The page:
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Need help solving the mystery of the unfixable computer.


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#1 Scorpion451

Scorpion451

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Posted 11 June 2015 - 05:02 PM

Build is

formerly...

  • Factory install of Windows 7 Home Premium
  • Asus P8Z68-V LX Motherboard
  • 8GB Corsair XMS3  memory (2 x 4GB)
  • (Two week old) NVIDIA Geforce GTX-970
  •  1 TB HDD RAID Mode, but set as non-raid archtechture (data intact and fully accessable)
  • 32 GB SSD used as intel smart response RAID0 Cache
  • 1 high speed CD/DVDRW drive I can't remember the manufacturer of at the moment
  • 700W (some brand) PSU

 

Now...

  • Fresh Install of Windows 7 Home Premium
  • Gigabyte Z97-D3H Motherboard (new)
  • 8GB Corsair XMS3  memory (2 x 4GB)
  • (~ 1 month old) NVIDIA Geforce GTX-970
  • 1 TB Seagate 7200 HDD RAID Mode, but set as Non-RAID archtechture (data intact and fully accessable)
  • 1 TB Seagate 7200 HDD RAID Mode, but set as Non-RAID archtechture (new harddrive, only contains a fresh copy of windows and a couple fresh drivers)
  • 32 GB SSD used as intel smart response RAID0 Cache (currently disabled and unpartitioned)
  • 1 high speed CD/DVDRW drive I can't remember the manufacturer of at the moment
  • 850 W EVA PSU(new)

 

  • The memory tests as good.
  • The hard drives are apparently good.
  • Graphics card is new with about two weeks of successful breaking in by a hardcore gamer with no prior issues.
  • All cables, the motherboard, the processor and the PSU have been replaced.

 

And the problem is...complicated...and best explained from the beginning.

 

*Cue 1950's noir movie music...*

 

So a few weeks ago my brother comes into my studio with a sheepish "I think I broke my computer..."

Apparently, in seeking to minmax his gaming rig, he decided to start by switching the bios of his asus motherboard from "normal" mode to "turbo". His computer apparently disapproved of this, and thereafter refused to boot. Having fixed similar problems as part of the job hazards of a digital artist, I figured this would be a simple but tedious fix of undoing some inappropriate settings in the bios. But this was no ordinary bios hitch- I'm still not certain what happened when he clicked that button, but somehow it managed to create a tangle of hardware and software issues the likes of which I have never seen.

 

And so began the mystery of the unfixable.computer.

 

Some hours of tinkering with the bios later, we were able to progess to the point where the computer would run fine in safe mode... but as soon you attempt to start windows normally it hangs at the black-screen-with-no-cursor-and-a-windows-logo.

 

At this stage we spent several days...

  • reseting cmos several times, including jumper methods (yes we switched back to RAID each time)
  • reinstalling drivers.
  • repeatedly attempting to repair windows from a repair disk with results ranging from detection of boot errors and clean bills of health.
  • running several virus scans and registry error checks with only minor issues detected and resolved.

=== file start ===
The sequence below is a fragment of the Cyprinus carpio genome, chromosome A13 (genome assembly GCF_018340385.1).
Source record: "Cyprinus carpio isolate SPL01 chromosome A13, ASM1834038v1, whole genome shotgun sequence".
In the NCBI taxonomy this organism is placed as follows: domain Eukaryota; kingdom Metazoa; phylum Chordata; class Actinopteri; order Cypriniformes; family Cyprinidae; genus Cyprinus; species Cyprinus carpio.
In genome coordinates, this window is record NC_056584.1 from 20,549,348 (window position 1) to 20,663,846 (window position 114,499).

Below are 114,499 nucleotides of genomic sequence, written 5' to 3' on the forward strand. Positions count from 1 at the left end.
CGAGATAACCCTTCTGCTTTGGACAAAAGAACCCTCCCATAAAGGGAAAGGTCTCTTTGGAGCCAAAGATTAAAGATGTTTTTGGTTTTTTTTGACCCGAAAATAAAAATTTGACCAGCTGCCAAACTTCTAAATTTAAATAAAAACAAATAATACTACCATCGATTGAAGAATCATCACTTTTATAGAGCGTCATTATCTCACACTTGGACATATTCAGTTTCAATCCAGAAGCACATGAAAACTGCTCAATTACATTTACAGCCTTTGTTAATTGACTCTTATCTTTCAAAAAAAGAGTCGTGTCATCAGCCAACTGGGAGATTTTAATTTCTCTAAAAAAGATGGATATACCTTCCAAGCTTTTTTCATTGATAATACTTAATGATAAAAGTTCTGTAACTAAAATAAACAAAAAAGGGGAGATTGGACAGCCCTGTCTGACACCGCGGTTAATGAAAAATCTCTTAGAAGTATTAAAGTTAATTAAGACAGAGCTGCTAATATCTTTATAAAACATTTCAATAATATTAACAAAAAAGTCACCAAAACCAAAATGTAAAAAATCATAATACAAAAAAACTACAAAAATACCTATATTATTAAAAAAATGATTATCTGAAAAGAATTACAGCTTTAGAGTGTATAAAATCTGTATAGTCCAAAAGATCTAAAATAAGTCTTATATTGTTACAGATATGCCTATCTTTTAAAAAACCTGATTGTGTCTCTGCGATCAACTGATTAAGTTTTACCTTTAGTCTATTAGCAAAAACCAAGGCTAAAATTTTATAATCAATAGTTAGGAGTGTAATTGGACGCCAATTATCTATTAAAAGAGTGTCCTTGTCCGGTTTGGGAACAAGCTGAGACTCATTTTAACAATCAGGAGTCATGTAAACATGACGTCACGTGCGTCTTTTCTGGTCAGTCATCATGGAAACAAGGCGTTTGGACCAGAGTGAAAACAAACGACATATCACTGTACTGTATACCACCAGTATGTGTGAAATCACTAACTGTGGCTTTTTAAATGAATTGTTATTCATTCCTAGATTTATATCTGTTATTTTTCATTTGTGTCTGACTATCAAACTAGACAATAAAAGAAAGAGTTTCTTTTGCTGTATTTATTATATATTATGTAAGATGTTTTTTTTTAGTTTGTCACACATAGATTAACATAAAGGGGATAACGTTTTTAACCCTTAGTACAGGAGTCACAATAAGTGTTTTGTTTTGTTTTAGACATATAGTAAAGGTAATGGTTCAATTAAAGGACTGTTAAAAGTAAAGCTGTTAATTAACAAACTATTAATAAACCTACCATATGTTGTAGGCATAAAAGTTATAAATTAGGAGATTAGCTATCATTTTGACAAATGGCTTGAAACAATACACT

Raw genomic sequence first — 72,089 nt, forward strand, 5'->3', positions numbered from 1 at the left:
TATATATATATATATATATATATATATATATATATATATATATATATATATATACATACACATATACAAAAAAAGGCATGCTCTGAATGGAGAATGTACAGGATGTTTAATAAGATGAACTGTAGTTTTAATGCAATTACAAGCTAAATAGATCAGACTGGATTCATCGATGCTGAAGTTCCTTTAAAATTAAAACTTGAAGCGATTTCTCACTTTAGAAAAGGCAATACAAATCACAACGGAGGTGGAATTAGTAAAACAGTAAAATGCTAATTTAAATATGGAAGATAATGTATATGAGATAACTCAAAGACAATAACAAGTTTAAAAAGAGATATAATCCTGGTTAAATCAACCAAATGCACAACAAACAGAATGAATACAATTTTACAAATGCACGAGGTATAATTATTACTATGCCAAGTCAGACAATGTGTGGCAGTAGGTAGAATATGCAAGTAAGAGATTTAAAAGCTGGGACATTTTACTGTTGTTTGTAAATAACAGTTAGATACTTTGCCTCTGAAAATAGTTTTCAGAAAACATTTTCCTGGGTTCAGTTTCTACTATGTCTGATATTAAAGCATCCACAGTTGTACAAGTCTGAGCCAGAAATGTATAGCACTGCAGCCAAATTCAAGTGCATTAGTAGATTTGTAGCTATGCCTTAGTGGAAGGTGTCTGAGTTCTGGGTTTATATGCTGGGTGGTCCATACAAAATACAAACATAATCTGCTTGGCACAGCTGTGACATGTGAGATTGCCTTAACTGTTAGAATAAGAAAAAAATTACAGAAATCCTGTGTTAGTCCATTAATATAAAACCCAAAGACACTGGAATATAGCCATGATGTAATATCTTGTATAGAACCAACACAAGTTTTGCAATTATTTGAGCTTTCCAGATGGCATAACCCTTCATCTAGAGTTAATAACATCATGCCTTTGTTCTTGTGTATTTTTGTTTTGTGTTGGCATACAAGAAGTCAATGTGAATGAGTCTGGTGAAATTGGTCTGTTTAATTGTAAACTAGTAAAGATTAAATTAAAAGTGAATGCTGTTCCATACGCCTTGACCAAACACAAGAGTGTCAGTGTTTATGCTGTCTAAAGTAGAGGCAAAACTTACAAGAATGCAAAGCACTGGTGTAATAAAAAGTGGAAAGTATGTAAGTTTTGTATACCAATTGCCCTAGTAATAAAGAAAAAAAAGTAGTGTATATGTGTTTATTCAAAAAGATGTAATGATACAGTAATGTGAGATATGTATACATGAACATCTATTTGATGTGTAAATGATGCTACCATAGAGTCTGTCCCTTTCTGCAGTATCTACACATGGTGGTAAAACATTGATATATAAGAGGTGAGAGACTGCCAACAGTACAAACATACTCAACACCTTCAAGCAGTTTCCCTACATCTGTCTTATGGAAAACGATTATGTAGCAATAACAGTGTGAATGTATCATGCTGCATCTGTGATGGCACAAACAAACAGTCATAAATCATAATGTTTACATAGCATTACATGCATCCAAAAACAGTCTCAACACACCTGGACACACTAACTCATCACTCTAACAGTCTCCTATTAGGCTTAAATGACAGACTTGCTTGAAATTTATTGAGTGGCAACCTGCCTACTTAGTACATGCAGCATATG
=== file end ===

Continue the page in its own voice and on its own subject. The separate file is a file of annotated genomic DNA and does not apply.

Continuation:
• Trying to reinstall drivers again.

After a breakthrough involving a reinstall of the hard drive driver and a night with the computer unplugged, we were able to get a full boot for about twenty minutes. And then crashed to a BSOD which indicated hard drive problems. Thereafter it again refused to boot outside of safe mode, even repeating the same course of action.

 

So we replaced the hard drive.

 

And this is where things get really weird.

 

With the new hard drive we could not get the computer to boot far enough to install the fresh copy of windows 7, even with the old drives removed. So the hard drive itself (probably) wasn't the problem. (Or at least not all of the problem)

 

My brother, "devasted" by having an excuse to upgrade, decided to replace...or rather buy and have his nice brother, whom he knows has the knack and can't resist a good puzzle, replace:

  • all the sata cables,
  • the motherboard
  • the CPU
  • and the PSU.

As of this morning, that let us successfully install a fresh copy of windows onto the new hard disk, boot windows normally on the driverless install, and confirm that the data on the old drive was still accessible and intact. (So yay, he won't have to redownload his steam library on the family broadband!) Everything appeared to be working.

 

Until we reinstalled the drivers for the graphics card. Now once again we can't get past the windows logo except in safe mode.

 

So thats where we sit. Do we have a bad graphics card here, despite the fact that its had two weeks of successful use and displays fine in safe mode and bios? Do we need to invoke the dark magics of flash updating the bios to fix some rare incompatibility problem? Is there some setting in bios that's needed for the newest gen cards to run properly? Is there some known issue with the current nvidia drivers and this setup?

 

Really would appreciate any and all input. Quite frankly, I'm stumped at this point.

 

Edit: Update: might have solved the latest issue- apparently my brother and I both plugged in the monitor,  one with a vga cable and the other with an hdmi that I didn't know he had. Might finally have this bucket of bolts fixed after all...


Edited by Scorpion451, 11 June 2015 - 08:52 PM.


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#2 jcgriff2

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Posted 11 June 2015 - 09:45 PM

Is Windows 7 a full retail version?

 

Is it W7 SP1 (build 7601) or W7 SP0 (build 7600)?

 

 


Microsoft MVP 2009-2015




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